Just thought I should post again here as so many took the time to answer my question. At the time the pictures were taken at Arlie beach there was neap tides and none of the dinghies were in a position to dry out so that of course was not the answer although maybe just a habit. We too will trim up the motor
to the first or second position in such a circumstance however we will never leave the motor
completely up. I did take the time to ask at the yacht club office and they did in fact tell me that it was policy of the club to require that the motors be left up due to fouling of painter lines in others props as others have suggested here. I certainly respect their decisions however much I disagree. And yes we have suffered damage in the past due to sharpened props from groundings which can leave nice jagged edges on props. Floating painter lines as someone else suggested seems commendable. How much time does it take anyway to lift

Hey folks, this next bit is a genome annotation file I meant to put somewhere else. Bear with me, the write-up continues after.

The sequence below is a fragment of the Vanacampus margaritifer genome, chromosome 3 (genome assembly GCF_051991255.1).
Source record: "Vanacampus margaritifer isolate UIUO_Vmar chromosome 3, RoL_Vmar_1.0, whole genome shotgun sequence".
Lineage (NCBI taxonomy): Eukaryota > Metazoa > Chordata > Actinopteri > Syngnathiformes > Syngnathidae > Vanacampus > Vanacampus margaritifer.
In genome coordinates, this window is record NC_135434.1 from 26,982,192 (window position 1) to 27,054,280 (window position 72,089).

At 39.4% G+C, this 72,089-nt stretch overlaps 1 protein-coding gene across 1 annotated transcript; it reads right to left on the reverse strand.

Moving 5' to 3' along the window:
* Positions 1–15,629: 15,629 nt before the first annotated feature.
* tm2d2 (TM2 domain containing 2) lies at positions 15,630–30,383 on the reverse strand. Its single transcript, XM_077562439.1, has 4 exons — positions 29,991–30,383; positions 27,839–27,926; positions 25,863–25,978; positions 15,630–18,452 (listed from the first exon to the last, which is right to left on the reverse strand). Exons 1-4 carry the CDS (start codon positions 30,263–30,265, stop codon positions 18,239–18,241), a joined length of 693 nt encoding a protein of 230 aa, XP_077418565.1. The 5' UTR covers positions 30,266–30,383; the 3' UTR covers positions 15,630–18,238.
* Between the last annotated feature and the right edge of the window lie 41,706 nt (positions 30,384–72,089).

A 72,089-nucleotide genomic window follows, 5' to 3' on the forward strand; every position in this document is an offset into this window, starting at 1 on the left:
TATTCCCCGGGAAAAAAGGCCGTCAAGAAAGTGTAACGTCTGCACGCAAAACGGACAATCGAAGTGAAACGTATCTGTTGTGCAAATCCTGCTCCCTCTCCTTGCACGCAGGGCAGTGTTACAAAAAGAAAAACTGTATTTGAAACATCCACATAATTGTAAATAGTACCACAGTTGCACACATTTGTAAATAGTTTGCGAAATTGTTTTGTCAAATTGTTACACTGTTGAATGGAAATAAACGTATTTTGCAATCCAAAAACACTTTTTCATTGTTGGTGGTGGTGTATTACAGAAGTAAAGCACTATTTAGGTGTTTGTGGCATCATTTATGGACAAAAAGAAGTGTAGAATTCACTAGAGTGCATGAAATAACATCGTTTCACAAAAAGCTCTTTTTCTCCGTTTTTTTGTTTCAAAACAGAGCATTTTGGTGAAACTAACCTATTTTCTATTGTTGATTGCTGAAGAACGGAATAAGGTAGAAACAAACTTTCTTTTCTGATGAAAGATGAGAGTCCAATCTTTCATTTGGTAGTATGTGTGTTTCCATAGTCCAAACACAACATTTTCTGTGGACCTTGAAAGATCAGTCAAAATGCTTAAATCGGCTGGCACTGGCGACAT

while retrieving your dinghy
and onboard to ensure that those inflatables do not get damaged while you push off from the dock
After spending so much time in SE Asia
we have taken to the practice of tying up with a long painter to shore and throwing out a stern anchor
although it is nice to be able to get along side a pontoon dock
For those that suggest that the reason is marine
growth or corrosion
due to salt water
, all I can say is that on every dinghy that is tied behind an anchored boat (which I understand) or even towed behind a sailing one (which I cannot fathom) the motor is always in the fully down position?????????
Appreciate all the feedback. Should arrive Bundaberg tomorrow.